Lee's Pincushion, Sneed's Cory-Cactus, Sneed's Escobaria, Sneed's Pincushion, Carpet Foxtail Cactus
Escobaria sneedii

Family: Cactaceae (kak-TAY-see-ee) (Info)
Genus: Escobaria (es-koh-BAR-ree-uh) (Info)
Species: sneedii (SNEED-ee-eye) (Info)
Synonym:Escobaria sneedii subsp. sneedii
Synonym:Coryphantha sneedii
Synonym:Coryphantha pygmaeae
Synonym:Escobaria sneedii var. sneedii

Category:

Cactus and Succulents

Height:

under 6 in. (15 cm)

Spacing:

6-9 in. (15-22 cm)

9-12 in. (22-30 cm)

12-15 in. (30-38 cm)

Hardiness:

USDA Zone 8a: to -12.2 C (10 F)

USDA Zone 8b: to -9.4 C (15 F)

USDA Zone 9a: to -6.6 C (20 F)

USDA Zone 9b: to -3.8 C (25 F)

USDA Zone 10a: to -1.1 C (30 F)

USDA Zone 10b: to 1.7 C (35 F)

USDA Zone 11: above 4.5 C (40 F)

Sun Exposure:

Full Sun

Sun to Partial Shade

Danger:

Unknown - Tell us

Bloom Color:

Pale Pink

Bloom Time:

Late Spring/Early Summer

Foliage:

Unknown - Tell us

Other details:

Drought-tolerant; suitable for xeriscaping

Average Water Needs; Water regularly; do not overwater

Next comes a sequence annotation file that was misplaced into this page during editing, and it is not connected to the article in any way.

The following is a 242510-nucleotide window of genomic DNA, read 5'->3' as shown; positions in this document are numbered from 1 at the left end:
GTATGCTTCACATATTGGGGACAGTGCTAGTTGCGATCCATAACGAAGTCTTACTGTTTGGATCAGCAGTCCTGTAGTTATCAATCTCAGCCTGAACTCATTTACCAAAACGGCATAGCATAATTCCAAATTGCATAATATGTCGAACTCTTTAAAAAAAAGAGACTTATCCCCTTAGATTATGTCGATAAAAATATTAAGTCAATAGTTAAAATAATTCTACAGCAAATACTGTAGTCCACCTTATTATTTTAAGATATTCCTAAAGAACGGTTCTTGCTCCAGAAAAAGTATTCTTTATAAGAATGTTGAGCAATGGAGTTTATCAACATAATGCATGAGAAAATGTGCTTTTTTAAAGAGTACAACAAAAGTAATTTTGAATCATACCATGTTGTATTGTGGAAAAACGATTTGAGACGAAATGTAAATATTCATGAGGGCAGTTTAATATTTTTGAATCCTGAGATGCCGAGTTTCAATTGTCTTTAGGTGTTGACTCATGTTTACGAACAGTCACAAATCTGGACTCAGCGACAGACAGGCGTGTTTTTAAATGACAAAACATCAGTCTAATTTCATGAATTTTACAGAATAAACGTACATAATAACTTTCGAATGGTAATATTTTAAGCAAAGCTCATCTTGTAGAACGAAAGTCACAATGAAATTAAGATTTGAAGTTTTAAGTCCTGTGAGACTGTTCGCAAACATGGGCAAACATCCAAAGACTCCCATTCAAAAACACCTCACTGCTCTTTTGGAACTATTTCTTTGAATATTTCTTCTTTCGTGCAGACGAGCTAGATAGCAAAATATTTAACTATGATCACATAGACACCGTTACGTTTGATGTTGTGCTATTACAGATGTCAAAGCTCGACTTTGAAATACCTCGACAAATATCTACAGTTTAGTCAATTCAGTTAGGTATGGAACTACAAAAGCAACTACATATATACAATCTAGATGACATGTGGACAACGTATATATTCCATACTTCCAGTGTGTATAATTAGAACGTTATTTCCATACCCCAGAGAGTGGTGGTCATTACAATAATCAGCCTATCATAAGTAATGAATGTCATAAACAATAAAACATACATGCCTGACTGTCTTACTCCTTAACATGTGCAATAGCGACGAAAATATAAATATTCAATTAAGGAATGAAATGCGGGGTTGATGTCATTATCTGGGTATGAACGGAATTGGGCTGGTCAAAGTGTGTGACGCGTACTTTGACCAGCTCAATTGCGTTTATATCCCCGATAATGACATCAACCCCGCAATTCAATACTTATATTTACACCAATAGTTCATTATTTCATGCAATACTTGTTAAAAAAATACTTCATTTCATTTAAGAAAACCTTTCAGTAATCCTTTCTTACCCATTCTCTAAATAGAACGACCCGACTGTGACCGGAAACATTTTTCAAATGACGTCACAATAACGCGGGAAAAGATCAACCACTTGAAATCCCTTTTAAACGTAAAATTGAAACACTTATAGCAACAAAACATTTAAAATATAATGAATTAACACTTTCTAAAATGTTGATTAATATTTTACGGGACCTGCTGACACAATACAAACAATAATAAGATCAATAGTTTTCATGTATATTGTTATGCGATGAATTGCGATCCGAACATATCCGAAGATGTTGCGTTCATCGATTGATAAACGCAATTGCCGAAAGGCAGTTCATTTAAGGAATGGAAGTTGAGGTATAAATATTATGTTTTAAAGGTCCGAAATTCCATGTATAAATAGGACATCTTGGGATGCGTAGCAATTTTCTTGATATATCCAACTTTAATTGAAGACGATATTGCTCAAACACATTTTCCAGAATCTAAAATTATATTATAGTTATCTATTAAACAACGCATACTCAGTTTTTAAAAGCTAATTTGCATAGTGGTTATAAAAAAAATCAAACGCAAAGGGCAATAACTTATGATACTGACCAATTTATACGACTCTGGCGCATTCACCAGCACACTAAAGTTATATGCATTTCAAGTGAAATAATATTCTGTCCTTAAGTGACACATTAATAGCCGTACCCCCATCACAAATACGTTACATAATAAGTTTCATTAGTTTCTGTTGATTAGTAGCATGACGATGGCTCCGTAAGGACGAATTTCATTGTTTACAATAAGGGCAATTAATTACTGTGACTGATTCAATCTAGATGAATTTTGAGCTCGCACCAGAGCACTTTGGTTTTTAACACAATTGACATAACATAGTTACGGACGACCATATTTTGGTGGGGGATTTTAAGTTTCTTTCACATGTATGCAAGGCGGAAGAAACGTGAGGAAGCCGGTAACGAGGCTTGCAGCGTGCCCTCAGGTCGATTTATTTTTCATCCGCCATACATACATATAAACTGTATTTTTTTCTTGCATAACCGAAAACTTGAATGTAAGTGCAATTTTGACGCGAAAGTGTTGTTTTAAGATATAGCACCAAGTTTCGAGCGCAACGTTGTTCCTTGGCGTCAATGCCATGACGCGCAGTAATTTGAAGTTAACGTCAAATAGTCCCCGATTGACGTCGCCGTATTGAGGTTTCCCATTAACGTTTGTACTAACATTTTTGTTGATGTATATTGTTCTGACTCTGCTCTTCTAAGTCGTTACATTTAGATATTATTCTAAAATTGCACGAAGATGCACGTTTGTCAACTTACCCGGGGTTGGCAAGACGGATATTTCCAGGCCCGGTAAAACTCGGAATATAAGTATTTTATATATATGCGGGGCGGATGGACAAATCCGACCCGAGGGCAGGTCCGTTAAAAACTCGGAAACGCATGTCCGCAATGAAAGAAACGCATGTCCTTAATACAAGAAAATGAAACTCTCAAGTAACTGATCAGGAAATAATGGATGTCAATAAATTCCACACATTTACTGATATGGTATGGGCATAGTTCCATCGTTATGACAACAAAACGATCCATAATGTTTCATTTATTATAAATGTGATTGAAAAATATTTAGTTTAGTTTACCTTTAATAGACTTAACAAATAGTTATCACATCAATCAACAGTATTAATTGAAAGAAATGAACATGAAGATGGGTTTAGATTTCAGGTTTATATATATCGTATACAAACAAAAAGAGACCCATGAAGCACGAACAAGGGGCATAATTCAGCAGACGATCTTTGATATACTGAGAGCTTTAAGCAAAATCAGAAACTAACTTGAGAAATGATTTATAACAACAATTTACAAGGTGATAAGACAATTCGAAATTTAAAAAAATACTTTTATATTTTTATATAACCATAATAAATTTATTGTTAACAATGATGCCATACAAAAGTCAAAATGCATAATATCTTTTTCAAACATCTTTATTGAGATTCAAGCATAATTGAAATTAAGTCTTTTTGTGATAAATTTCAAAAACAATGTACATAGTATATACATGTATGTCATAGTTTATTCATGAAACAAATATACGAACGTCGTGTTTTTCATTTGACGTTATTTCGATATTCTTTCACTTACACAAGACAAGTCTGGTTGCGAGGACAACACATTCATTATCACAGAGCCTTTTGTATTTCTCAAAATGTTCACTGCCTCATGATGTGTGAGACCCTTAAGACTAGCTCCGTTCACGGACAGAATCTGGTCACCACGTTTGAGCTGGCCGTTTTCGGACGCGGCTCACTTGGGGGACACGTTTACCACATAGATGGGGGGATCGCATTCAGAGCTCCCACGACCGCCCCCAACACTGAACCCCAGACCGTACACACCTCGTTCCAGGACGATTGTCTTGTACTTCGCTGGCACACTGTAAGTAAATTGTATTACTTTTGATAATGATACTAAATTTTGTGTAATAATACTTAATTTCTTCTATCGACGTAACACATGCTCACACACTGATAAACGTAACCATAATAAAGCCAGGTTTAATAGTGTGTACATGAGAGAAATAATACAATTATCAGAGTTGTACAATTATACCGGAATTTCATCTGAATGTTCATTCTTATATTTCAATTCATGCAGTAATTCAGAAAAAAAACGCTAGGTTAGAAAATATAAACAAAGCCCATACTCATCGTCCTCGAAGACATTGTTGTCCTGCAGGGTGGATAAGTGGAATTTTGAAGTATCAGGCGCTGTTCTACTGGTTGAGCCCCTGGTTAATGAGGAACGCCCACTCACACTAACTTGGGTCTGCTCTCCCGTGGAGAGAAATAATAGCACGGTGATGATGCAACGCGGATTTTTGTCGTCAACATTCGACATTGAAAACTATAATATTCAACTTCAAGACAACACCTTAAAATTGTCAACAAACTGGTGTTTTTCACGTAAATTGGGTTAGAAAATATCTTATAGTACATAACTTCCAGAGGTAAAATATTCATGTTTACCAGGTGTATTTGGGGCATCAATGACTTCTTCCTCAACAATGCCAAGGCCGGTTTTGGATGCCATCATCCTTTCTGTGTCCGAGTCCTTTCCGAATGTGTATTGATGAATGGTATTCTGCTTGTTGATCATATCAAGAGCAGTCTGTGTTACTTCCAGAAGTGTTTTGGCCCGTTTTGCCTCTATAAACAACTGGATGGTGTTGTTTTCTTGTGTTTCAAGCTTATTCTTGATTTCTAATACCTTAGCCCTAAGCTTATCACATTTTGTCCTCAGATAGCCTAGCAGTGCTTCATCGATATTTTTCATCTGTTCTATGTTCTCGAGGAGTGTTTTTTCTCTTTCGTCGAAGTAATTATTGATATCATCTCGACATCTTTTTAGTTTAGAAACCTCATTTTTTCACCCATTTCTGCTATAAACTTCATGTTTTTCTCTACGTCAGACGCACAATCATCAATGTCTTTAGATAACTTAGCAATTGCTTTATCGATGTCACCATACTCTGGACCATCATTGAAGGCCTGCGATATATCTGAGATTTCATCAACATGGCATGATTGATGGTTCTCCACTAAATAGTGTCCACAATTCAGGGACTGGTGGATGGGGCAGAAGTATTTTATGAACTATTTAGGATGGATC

This plant may be considered a protected species; check before digging or gathering seeds

Suitable for growing in containers

Soil pH requirements:

6.1 to 6.5 (mildly acidic)

6.6 to 7.5 (neutral)

7.6 to 7.8 (mildly alkaline)

Patent Information:

Non-patented

Propagation Methods:

From woody stem cuttings

Allow cut surface to callous over before planting

From seed; direct sow after last frost

Seed Collecting:

Allow unblemished fruit to ripen; clean and dry seeds

Unblemished fruit must be significantly overripe before harvesting seed; clean and dry seeds

Properly cleaned, seed can be successfully stored

Regional

This plant has been said to grow in the following regions:

Canoga Park, California

Hesperia, California

East Haddam, Connecticut

El Paso, Texas

Gardeners' Notes:

2
positives
1
neutral
0
negatives
RatingContent
Neutral

On May 12, 2011, glochid15 from Parsons, KS (Zone 6b) wrote:

This plant can survive far colder than zone 8, as my clone was reportedly hardy to as far north as Nebraska. In cold, wet climates, however, it doesn't do so well. It is sometimes mistaken for a similar species, Escobaria leei, which only gets to about 6 inches in diameter.

Positive

On Dec 27, 2010, dave12122 from East Haddam, CT wrote:

This one (and the related leei) is hardy in my Zone 6b garden. However, it needs a very sunny well drained location with full wind exposure otherwise it is prone to rot. The flowers are no big deal, but the spines are attractive.

Positive

On May 15, 2005, Kelli from L.A. (Canoga Park), CA (Zone 10a) wrote:

Protect from winter rain.

U.S., Texas, and New Mexico endangered species.